Jan Oskar Hansen is a Norwgian ex merchant navy
man who began writing poetry eleven years ago. For the past five years
his poetry has been published worldwide. Other than that, he's a mystery
to us, but an interesting one.
Morning mist hung dreamily over the forest's
in the glade Bambi stood stock still looking pretty,
while I sat on a rock patting my pockets to see if
I had any siggies left.
At that moment she came
shimmering out of the lake,
the nymph with long golden hair that covered her nudity.
As she glided passed me her stomach rumbled
which I thought was cute
it made her human and approachable.
"Morning Solveig, looks like it's
going to be a fine day?"
"My name isn't Solveig, it's Xanthippe and I think
it's going to rain later".
For the next two hours she nagged me,
a man she had never met before,
Bambi was still standing there looking pretty,
but it was an image,
a fond picture in my mind.
Bark on trees shrivelled and pale leaves fell off oaks
as the echo of her voice, rumbled through the forest.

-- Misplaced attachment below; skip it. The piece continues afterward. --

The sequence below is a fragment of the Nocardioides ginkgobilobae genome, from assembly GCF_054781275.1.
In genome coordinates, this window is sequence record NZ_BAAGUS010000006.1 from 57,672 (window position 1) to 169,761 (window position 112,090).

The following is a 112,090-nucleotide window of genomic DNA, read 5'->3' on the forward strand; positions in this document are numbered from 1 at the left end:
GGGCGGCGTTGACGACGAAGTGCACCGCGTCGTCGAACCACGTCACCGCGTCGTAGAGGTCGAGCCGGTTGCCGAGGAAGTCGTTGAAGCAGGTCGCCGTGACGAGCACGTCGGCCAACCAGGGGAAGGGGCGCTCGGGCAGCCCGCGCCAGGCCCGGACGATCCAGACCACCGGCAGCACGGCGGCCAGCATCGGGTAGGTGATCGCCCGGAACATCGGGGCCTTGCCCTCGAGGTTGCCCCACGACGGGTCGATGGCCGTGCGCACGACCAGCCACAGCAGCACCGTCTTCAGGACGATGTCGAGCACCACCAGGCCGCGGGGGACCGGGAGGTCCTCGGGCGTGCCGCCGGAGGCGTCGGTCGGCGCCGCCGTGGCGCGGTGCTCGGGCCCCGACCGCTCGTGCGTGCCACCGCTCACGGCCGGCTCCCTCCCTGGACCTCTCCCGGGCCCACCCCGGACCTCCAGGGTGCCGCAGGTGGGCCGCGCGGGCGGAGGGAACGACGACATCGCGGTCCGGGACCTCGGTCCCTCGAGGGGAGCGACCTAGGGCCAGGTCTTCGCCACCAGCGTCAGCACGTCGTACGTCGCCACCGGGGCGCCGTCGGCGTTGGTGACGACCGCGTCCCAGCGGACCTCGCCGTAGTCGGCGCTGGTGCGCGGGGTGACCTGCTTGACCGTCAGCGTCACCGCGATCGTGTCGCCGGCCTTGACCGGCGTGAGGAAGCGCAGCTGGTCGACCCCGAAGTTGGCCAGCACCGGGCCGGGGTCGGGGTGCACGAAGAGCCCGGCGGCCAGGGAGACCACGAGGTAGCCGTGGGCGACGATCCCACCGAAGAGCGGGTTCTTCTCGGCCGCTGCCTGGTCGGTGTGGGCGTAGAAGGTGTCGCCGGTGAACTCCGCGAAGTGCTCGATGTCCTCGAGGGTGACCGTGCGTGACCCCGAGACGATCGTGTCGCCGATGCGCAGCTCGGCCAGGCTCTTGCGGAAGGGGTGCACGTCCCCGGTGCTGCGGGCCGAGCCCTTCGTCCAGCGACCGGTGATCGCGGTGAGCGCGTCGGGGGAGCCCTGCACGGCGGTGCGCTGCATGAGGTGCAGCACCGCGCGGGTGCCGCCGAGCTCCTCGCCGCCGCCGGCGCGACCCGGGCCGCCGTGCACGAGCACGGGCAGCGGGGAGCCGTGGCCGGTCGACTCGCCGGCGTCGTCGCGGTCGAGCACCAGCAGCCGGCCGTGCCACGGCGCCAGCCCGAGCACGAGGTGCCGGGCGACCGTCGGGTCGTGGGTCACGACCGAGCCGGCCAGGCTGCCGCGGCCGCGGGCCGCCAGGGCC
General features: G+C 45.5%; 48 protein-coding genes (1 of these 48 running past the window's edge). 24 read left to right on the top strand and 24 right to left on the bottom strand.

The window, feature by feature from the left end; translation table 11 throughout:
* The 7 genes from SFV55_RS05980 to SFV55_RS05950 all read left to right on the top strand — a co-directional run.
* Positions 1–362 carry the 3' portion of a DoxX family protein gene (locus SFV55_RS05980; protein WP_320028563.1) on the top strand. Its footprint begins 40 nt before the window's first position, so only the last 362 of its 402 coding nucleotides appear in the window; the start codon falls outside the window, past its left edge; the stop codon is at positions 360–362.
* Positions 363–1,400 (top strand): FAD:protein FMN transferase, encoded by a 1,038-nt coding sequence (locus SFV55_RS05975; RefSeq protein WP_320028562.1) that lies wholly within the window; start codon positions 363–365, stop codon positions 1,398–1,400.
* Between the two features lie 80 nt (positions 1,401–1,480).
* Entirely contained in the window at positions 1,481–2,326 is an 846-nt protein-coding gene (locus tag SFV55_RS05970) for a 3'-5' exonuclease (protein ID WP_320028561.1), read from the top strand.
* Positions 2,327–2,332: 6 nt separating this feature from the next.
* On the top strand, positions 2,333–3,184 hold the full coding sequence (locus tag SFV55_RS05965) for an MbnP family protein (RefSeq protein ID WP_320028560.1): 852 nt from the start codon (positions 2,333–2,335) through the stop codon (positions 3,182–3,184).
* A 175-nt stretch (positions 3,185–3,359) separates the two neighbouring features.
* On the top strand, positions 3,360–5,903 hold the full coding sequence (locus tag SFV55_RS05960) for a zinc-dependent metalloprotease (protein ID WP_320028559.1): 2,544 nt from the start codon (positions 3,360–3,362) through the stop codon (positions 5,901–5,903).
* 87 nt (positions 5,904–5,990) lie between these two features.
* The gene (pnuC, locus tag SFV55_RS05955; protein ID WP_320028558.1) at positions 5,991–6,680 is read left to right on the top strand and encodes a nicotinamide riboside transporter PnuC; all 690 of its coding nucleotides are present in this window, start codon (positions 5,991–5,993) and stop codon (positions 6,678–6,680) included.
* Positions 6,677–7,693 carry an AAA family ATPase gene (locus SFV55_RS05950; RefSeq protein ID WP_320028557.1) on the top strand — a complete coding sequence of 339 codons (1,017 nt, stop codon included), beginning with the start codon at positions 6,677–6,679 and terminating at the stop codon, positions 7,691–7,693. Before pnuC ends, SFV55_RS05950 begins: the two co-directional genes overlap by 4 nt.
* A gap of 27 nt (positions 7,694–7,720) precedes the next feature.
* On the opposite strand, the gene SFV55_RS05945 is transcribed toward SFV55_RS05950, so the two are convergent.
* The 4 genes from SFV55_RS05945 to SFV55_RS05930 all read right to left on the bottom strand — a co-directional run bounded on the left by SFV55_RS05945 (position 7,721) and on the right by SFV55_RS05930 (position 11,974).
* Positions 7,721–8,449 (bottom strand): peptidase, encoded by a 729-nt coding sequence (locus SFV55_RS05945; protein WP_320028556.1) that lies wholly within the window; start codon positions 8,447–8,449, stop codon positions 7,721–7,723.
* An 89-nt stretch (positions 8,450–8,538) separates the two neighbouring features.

Mid-morning the nymph had metamorphosed into a bad tempered witch
with a broom
brushing the path to her cave while complaining about fallen, mouldy
leaves and animal droppings.
And I was thinking of a mermaid of bronze
forever silent sitting on a rock,
yet when seeing her
I can hear the ancient song of the seas.
Handicapped beggars fight for the best position
nearest the church's door,
the one with spiked crutches wins.
We who have communicated with
god are in a mellow mood,
give more coins than we should,
which we notice with annoyance when
we pay for a coffee and have to break into a note.
That's why we scowl at the beggar in the town
ignore his outstretched, dirty palm and silly
We are going church next Sunday too,
feel blessed while beggars fight outside.
The Past Is An Old Dream
Ten years since we had acrimoniously
(ten years isn't long when you
rang she did and asked me out for coffee.
I suggested lunch, but
she thought that was too intimate.
"Twelve o'clock sharp" "Sure"
She was already sat at a table, in the café
where we used to meet
and if her face was my mirror
I had done a lot of living.
I arrested my tongue and said nice things
about her looks
and smart summer frock.
She spoke about the old days
apparently we had had some good times;
told of her husband who had fallen off the balcony,
hurt his left shoulder and ankle,
I clucked my commiseration.
Asked about my life,
but before I could answer
she mentioned her husband's left shoulder again
and I repeated my clucking.
Had to do some shopping, she said;
to wonder why she had wanted to see me?
Jan Oskar Hensen